12. 12.
    Shi W, Siemann DW (2005) Targeting the tumor vasculature: enhancing antitumor efficacy through combination treatment with ZD6126 and ZD6474. In Vivo 19:1045–50PubMedGoogle Scholar
  13. 13.
    A Study to Assess the Effectiveness of the Combination of Carboplatin, Paclitaxel, Bevacizumab and Combretastatin (CA4P) in Patients With Chemotherapy Naïve Lung Cancer. http://www.clinicaltrials.gov/ct2/show/NCT00653939
  14. 14.
    McKeage MJ, Von Pawel J, Reck M et al (2008) Randomised phase II study of ASA404 combined with carboplatin and paclitaxel in previously untreated advanced non-small cell lung cancer. Br J Cancer 99:2006–12PubMedCrossRefGoogle Scholar
  15. 15.
    Rustin GJS, Galbraith SM, Anderson H et al (2003) Phase I clinical trial of weekly combretastatin a4 phosphate: clinical and pharmacokinetic results. J Clin Oncol 21:2815–22PubMedCrossRefGoogle Scholar
  16. 16.
    Beerepoot LV, Radema SA, Witteveen EO et al (2006) Phase I clinical evaluation of weekly administration of the novel vascular- targeting agent, ZD6126, in patients with solid tumors. J Clin Oncol 24:1491–98PubMedCrossRefGoogle Scholar
  17. 17.
    Vamsidhar V, Avinash V, Ramaswamy G (2006) The proportion of patients with metastatic non-small cell lung cancer potentially eligible for treatment with Bevacizumab: a single institutional survey. Journal of Thoracic Oncol 1(5):501CrossRefGoogle Scholar
  18. 18.
    Scagliotti GV, Park K, Patil S et al (2009) Survival without toxicity for cisplatin plus pemetrexed versus cisplatin plus gemcitabine in chemonaïve patients with advanced non-small cell lung cancer: a risk-benefit analysis of a large phase III study. Eur J Cancer 45(13):2298–2303PubMedCrossRefGoogle Scholar
  19. 19.
    Nicholson B, Lloyd GK, Miller BR et al (2006) NPI-2358 is a tubulin-depolymerizing agent: In-vitro evidence for activity as a tumor vascular-disrupting agent. Anticancer Drugs 17:25–31PubMedCrossRefGoogle Scholar
  20. 20.
    Mita M, Spear MA, Yee LK et al (2010) Phase 1 first-in-human trial of the vascular disrupting agent plinabulin (NPI-2358) in patients with solid tumors or lymphomas. Clin Cancer Res 16(23):5892–9PubMedCrossRefGoogle Scholar
  21. 21.
    Lloyd GK, Nicholson B, Neuteboom STC et al (2003) NPI-2358: A new vascular/tubulin modifying agent greatly potentiates standard chemotherapy in xenograft models. EORTC-NCI-AACR Molecular Targets and Therapeutics Meeting, Boston, MAGoogle Scholar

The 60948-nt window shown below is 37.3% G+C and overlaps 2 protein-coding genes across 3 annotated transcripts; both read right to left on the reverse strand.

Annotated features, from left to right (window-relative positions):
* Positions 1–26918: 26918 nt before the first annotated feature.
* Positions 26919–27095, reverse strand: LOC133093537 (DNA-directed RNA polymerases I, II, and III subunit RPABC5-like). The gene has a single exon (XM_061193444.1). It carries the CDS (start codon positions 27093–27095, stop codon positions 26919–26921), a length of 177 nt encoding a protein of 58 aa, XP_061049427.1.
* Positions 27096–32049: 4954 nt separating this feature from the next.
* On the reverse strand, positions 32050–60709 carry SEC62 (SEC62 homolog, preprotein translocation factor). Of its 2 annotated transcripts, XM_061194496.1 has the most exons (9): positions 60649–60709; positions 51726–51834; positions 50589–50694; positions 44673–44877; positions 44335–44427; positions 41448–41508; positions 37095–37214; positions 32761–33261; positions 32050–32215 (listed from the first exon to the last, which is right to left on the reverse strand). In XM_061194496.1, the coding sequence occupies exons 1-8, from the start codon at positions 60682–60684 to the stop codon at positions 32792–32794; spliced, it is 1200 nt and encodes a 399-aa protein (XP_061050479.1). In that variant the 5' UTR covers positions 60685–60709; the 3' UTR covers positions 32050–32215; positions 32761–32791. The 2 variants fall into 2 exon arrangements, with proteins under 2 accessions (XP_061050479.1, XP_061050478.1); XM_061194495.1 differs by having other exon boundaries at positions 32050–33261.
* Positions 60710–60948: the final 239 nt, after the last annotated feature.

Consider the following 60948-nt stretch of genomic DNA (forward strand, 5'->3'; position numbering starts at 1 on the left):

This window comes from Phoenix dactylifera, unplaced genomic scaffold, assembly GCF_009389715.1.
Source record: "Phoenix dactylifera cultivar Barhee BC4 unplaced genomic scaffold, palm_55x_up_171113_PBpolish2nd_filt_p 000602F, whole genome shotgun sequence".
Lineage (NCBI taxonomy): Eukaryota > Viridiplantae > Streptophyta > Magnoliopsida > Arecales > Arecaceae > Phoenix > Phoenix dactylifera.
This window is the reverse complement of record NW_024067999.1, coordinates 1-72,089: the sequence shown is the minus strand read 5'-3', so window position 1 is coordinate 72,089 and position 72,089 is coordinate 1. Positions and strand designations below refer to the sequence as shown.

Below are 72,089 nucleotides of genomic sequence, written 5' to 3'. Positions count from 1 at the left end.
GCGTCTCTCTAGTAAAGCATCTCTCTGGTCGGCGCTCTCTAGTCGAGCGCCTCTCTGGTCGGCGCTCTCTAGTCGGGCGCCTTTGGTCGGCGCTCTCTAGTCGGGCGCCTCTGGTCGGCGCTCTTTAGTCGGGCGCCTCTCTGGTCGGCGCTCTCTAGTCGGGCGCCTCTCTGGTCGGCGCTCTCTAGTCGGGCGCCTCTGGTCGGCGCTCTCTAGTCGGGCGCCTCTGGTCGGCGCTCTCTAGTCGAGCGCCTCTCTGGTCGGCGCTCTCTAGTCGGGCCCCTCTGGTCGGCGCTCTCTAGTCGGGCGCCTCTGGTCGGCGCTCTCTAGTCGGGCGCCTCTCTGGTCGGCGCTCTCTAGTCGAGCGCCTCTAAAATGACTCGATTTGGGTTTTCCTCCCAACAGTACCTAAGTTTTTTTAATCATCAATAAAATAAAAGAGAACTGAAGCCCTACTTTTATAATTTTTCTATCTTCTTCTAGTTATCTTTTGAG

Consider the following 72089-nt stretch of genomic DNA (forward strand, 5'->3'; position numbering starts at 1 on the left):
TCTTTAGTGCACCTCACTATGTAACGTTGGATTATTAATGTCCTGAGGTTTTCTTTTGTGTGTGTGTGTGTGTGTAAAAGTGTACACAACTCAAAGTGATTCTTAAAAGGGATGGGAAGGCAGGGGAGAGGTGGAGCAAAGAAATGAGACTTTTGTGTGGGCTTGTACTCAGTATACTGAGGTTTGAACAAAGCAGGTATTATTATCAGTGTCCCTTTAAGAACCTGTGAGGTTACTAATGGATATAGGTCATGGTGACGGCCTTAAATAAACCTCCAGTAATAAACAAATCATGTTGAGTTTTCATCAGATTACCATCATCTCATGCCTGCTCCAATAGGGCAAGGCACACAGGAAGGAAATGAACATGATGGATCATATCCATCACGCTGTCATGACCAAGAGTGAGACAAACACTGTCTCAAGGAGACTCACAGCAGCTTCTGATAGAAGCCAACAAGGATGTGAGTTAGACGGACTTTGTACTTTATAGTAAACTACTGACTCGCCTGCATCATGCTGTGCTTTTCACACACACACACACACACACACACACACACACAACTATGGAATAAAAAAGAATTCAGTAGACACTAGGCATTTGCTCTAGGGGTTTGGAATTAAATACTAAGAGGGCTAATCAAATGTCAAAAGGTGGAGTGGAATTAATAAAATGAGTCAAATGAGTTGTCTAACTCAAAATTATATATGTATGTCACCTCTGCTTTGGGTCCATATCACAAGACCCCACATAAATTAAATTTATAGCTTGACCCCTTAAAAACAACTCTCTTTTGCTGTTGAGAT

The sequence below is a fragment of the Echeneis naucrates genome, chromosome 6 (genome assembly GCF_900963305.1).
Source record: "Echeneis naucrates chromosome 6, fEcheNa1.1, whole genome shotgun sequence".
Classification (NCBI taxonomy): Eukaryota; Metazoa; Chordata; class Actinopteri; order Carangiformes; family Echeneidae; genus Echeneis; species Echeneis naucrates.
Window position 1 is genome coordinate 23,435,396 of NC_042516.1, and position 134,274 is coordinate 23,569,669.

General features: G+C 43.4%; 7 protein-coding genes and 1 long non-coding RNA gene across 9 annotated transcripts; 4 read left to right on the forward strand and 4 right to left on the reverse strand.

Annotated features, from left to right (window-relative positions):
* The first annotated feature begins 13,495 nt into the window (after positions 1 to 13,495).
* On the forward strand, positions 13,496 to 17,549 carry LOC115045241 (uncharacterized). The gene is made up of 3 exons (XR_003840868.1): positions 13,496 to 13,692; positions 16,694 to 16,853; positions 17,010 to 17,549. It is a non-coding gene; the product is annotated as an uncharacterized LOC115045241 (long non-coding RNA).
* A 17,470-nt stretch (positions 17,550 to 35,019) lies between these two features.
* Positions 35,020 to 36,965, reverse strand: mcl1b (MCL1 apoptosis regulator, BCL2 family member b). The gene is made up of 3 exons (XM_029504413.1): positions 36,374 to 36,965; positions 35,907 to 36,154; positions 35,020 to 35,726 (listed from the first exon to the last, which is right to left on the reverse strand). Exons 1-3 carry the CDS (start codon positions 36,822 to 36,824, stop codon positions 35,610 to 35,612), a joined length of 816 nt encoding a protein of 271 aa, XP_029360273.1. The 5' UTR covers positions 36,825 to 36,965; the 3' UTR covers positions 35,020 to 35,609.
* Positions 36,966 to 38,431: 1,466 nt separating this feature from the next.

22. 22.
    Neuteboom STC, Medina E, Palladino MA et al (2008) NPI-2358, A novel tumor vascular disrupting agent potentiates the anti-tumor activity of docetaxel in the non small cell lung cancer model MV522. Eur J Cancer 6 Suppl. (Abstr 141).Google Scholar
  23. 23.
    Taxotere (docetaxel) Prescribing Information (2007) Sanofi-AventisGoogle Scholar
  24. 24.
    LoRusso PM, Jones SF, Koch KM et al (2008) Phase I and pharmacokinetic study of lapatinib and docetaxel in patients with advanced cancer. J Clin Oncol 26:3051–6PubMedCrossRefGoogle Scholar
  25. 25.
    Heist R, Aren O, Millward M et al (2009) Phase 1/2 study of the vascular disrupting agent (VDA) plinabulin (NPI-2358) combined with docetaxel in patients with non-small cell lung cancer (NSCLC). Mol Cancer Ther 8 Suppl. (Abstr C30)Google Scholar
  26. 26.
    Shepherd FA, Dancey J, Ramlau R et al (2000) Prospective randomized trial of docetaxel versus best supportive care in patients with non–small cell lung cancer previously treated with platinum-based chemotherapy. J Clin Oncol 18:2095–2103PubMedGoogle Scholar
  27. 27.
    Hanna N, Shepherd FA, Fossella FV et al (2004) Randomized phase III trial of pemetrexed versus docetaxel in patients with non-small-cell lung cancer previously treated with chemotherapy. J Clin Oncol 22:1589–97PubMedCrossRefGoogle Scholar
  28. 28.
    Phase 1/2 Study of Vascular Disrupting Agent NPI-2358 + Docetaxel in Patients With Advanced Non-Small Cell Lung Cancer. http://www.clinicaltrials.gov/ct2/show/NCT00630110

Copyright information

© Springer Science+Business Media, LLC 2011

Authors and Affiliations

  • Michael Millward
    • 1
  • Paul Mainwaring
    • 2
    • 5
  • Alain Mita
    • 3
  • Kristine Federico
    • 4
  • G. K. Lloyd
    • 4
  • Natasha Reddinger
    • 4
  • Steffan Nawrocki
    • 3
  • Monica Mita
    • 3
  • Matthew A. Spear
    • 4
  1. 1.Department of Medical OncologySir Charles Gairdner Hospital & University of Western AustraliaPerthAustralia
  2. 2.Division of Cancer ServicesMater HospitalBrisbaneAustralia
  3. 3.Cancer Therapy and Research CenterInstitute for Drug DevelopmentSan AntonioUSA
  4. 4.Nereus Pharmaceuticals, IncSan DiegoUSA
  5. 5.Haematology and Oncology Clinics of AustraliaBrisbaneAustralia

Personalised recommendations